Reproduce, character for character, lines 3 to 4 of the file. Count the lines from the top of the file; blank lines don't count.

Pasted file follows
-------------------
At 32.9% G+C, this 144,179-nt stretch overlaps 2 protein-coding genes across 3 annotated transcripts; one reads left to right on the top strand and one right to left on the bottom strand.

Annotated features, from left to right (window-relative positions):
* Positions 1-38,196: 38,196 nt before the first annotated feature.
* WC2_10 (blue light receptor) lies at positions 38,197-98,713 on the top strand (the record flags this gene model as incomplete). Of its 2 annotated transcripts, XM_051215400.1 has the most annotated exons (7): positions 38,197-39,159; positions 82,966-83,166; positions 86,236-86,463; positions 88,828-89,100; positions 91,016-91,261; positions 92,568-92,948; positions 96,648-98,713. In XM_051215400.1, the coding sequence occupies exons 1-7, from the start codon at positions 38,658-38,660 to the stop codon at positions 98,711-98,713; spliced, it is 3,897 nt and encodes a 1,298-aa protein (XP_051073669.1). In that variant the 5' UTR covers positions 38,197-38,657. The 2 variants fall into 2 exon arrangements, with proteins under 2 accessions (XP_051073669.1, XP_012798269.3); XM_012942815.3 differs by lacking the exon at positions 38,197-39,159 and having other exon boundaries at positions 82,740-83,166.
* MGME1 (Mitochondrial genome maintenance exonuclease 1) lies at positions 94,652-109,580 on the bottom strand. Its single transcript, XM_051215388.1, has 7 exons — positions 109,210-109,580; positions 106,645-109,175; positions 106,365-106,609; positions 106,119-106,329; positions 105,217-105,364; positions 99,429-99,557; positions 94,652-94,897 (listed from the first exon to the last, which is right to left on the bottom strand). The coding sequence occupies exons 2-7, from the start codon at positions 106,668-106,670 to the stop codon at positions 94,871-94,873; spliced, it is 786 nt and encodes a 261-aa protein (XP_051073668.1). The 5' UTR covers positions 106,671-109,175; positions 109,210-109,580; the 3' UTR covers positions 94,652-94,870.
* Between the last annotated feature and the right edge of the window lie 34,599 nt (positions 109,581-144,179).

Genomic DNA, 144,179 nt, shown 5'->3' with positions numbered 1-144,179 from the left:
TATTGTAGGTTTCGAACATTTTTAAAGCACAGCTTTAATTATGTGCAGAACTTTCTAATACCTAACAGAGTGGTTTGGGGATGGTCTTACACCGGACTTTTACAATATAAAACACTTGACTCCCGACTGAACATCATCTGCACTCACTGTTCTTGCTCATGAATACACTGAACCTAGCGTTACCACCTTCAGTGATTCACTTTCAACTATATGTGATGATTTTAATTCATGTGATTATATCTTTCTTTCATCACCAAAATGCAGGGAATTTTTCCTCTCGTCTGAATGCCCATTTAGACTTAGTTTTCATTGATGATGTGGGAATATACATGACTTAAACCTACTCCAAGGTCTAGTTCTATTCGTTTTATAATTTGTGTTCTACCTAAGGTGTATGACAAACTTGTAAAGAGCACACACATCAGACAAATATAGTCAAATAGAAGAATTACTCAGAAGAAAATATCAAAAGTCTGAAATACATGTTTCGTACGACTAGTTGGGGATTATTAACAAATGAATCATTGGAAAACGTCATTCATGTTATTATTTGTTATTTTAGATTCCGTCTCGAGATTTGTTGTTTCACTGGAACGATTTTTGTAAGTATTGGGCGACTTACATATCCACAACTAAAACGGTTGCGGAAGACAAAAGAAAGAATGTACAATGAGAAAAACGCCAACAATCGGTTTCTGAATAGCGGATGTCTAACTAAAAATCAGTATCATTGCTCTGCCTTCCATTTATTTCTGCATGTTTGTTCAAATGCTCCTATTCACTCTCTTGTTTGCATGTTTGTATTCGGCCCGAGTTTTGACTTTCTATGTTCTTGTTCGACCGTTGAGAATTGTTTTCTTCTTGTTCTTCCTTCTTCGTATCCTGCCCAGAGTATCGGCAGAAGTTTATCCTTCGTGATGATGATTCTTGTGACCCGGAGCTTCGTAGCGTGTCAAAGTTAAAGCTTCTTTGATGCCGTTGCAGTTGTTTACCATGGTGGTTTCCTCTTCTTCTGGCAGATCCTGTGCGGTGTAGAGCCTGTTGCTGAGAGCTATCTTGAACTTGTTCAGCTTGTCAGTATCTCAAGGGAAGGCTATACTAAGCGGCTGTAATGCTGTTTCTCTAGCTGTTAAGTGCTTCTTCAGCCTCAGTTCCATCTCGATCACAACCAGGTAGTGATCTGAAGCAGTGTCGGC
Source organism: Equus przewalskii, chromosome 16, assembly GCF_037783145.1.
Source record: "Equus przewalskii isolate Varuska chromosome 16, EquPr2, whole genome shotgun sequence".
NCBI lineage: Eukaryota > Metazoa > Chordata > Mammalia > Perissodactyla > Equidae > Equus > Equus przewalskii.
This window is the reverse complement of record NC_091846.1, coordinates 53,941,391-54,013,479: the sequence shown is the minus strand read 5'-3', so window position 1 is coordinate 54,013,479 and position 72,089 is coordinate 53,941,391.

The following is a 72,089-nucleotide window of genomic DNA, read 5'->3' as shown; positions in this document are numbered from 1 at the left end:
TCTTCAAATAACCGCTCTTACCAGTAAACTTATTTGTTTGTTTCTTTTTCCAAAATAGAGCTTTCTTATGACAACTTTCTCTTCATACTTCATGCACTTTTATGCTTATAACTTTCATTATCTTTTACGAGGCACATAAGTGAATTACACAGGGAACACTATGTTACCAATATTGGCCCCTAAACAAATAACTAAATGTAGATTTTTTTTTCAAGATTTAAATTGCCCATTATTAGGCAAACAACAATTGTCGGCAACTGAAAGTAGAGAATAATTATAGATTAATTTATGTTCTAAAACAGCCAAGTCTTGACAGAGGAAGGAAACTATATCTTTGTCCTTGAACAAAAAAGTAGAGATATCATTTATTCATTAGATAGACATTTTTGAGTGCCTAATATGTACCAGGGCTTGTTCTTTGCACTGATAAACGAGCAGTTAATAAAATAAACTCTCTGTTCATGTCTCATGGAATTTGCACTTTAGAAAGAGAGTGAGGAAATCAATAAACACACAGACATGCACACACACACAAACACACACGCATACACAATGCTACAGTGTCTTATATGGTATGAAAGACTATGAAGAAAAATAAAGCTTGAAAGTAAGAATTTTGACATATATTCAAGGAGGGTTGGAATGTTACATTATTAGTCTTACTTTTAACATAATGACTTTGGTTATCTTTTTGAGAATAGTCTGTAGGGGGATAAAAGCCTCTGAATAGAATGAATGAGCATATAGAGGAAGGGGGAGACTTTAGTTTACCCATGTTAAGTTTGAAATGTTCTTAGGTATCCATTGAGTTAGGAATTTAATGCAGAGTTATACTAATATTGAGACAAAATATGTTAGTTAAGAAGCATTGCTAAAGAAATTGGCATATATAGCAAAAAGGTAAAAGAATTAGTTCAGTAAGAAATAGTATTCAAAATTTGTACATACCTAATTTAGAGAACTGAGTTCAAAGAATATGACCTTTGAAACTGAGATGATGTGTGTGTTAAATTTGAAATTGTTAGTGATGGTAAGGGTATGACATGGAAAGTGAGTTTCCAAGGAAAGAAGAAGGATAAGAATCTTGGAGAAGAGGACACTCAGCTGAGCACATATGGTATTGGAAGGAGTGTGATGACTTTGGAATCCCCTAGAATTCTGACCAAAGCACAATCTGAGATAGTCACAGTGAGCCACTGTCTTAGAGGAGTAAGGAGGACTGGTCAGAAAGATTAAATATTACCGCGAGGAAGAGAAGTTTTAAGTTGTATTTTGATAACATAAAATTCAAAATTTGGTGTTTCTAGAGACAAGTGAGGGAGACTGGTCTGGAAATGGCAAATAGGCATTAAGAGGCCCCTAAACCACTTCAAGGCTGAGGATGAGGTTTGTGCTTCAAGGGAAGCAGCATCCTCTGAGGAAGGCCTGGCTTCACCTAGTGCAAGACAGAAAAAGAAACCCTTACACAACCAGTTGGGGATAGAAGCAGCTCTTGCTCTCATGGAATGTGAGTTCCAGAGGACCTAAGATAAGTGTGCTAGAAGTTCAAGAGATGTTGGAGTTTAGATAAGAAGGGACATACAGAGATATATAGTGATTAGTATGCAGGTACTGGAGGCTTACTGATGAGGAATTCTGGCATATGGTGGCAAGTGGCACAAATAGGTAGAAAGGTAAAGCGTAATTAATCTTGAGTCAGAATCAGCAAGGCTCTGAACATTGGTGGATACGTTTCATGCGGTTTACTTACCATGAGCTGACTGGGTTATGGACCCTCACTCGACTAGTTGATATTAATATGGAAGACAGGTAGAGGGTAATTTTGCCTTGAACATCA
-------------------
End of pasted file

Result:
* Positions 1-38,196: 38,196 nt before the first annotated feature.
* WC2_10 (blue light receptor) lies at positions 38,197-98,713 on the top strand (the record flags this gene model as incomplete). Of its 2 annotated transcripts, XM_051215400.1 has the most annotated exons (7): positions 38,197-39,159; positions 82,966-83,166; positions 86,236-86,463; positions 88,828-89,100; positions 91,016-91,261; positions 92,568-92,948; positions 96,648-98,713. In XM_051215400.1, the coding sequence occupies exons 1-7, from the start codon at positions 38,658-38,660 to the stop codon at positions 98,711-98,713; spliced, it is 3,897 nt and encodes a 1,298-aa protein (XP_051073669.1). In that variant the 5' UTR covers positions 38,197-38,657. The 2 variants fall into 2 exon arrangements, with proteins under 2 accessions (XP_051073669.1, XP_012798269.3); XM_012942815.3 differs by lacking the exon at positions 38,197-39,159 and having other exon boundaries at positions 82,740-83,166.